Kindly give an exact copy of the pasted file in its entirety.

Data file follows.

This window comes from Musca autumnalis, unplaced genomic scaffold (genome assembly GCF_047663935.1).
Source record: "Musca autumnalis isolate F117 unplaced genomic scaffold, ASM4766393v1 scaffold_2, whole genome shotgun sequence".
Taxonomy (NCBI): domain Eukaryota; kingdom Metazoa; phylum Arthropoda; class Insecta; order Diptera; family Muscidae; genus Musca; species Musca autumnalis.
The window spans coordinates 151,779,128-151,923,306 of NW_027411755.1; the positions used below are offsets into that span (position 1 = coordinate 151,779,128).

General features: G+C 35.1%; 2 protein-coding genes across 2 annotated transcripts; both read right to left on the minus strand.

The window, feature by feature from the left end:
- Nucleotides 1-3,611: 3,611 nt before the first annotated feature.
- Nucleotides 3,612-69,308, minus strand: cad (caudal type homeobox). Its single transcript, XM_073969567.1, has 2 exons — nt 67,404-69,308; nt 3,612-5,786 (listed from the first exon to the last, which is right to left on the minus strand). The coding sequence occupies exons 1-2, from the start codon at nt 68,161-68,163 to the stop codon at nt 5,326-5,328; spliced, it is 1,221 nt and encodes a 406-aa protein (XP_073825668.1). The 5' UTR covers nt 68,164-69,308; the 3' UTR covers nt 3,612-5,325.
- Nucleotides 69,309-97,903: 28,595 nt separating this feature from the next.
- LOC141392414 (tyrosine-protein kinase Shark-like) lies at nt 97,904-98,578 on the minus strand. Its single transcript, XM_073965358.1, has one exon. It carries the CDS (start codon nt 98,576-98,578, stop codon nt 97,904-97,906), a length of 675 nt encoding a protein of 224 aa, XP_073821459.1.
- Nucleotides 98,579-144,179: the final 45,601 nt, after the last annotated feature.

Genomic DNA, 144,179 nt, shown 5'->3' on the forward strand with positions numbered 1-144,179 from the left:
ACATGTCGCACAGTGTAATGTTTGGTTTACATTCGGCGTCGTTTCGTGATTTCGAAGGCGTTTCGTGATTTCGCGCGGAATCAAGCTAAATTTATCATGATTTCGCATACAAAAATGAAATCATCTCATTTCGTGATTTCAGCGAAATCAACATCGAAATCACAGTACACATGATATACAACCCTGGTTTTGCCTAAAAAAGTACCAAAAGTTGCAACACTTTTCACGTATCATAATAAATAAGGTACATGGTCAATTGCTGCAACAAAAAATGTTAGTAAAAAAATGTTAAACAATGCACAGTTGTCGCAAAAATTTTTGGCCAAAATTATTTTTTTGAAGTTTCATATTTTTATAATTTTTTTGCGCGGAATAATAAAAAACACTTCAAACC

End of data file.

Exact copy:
This window comes from Musca autumnalis, unplaced genomic scaffold (genome assembly GCF_047663935.1).
Source record: "Musca autumnalis isolate F117 unplaced genomic scaffold, ASM4766393v1 scaffold_2, whole genome shotgun sequence".
Taxonomy (NCBI): domain Eukaryota; kingdom Metazoa; phylum Arthropoda; class Insecta; order Diptera; family Muscidae; genus Musca; species Musca autumnalis.
The window spans coordinates 151,779,128-151,923,306 of NW_027411755.1; the positions used below are offsets into that span (position 1 = coordinate 151,779,128).

General features: G+C 35.1%; 2 protein-coding genes across 2 annotated transcripts; both read right to left on the minus strand.

The window, feature by feature from the left end:
- Nucleotides 1-3,611: 3,611 nt before the first annotated feature.
- Nucleotides 3,612-69,308, minus strand: cad (caudal type homeobox). Its single transcript, XM_073969567.1, has 2 exons — nt 67,404-69,308; nt 3,612-5,786 (listed from the first exon to the last, which is right to left on the minus strand). The coding sequence occupies exons 1-2, from the start codon at nt 68,161-68,163 to the stop codon at nt 5,326-5,328; spliced, it is 1,221 nt and encodes a 406-aa protein (XP_073825668.1). The 5' UTR covers nt 68,164-69,308; the 3' UTR covers nt 3,612-5,325.
- Nucleotides 69,309-97,903: 28,595 nt separating this feature from the next.
- LOC141392414 (tyrosine-protein kinase Shark-like) lies at nt 97,904-98,578 on the minus strand. Its single transcript, XM_073965358.1, has one exon. It carries the CDS (start codon nt 98,576-98,578, stop codon nt 97,904-97,906), a length of 675 nt encoding a protein of 224 aa, XP_073821459.1.
- Nucleotides 98,579-144,179: the final 45,601 nt, after the last annotated feature.

Genomic DNA, 144,179 nt, shown 5'->3' on the forward strand with positions numbered 1-144,179 from the left:
ACATGTCGCACAGTGTAATGTTTGGTTTACATTCGGCGTCGTTTCGTGATTTCGAAGGCGTTTCGTGATTTCGCGCGGAATCAAGCTAAATTTATCATGATTTCGCATACAAAAATGAAATCATCTCATTTCGTGATTTCAGCGAAATCAACATCGAAATCACAGTACACATGATATACAACCCTGGTTTTGCCTAAAAAAGTACCAAAAGTTGCAACACTTTTCACGTATCATAATAAATAAGGTACATGGTCAATTGCTGCAACAAAAAATGTTAGTAAAAAAATGTTAAACAATGCACAGTTGTCGCAAAAATTTTTGGCCAAAATTATTTTTTTGAAGTTTCATATTTTTATAATTTTTTTGCGCGGAATAATAAAAAACACTTCAAACC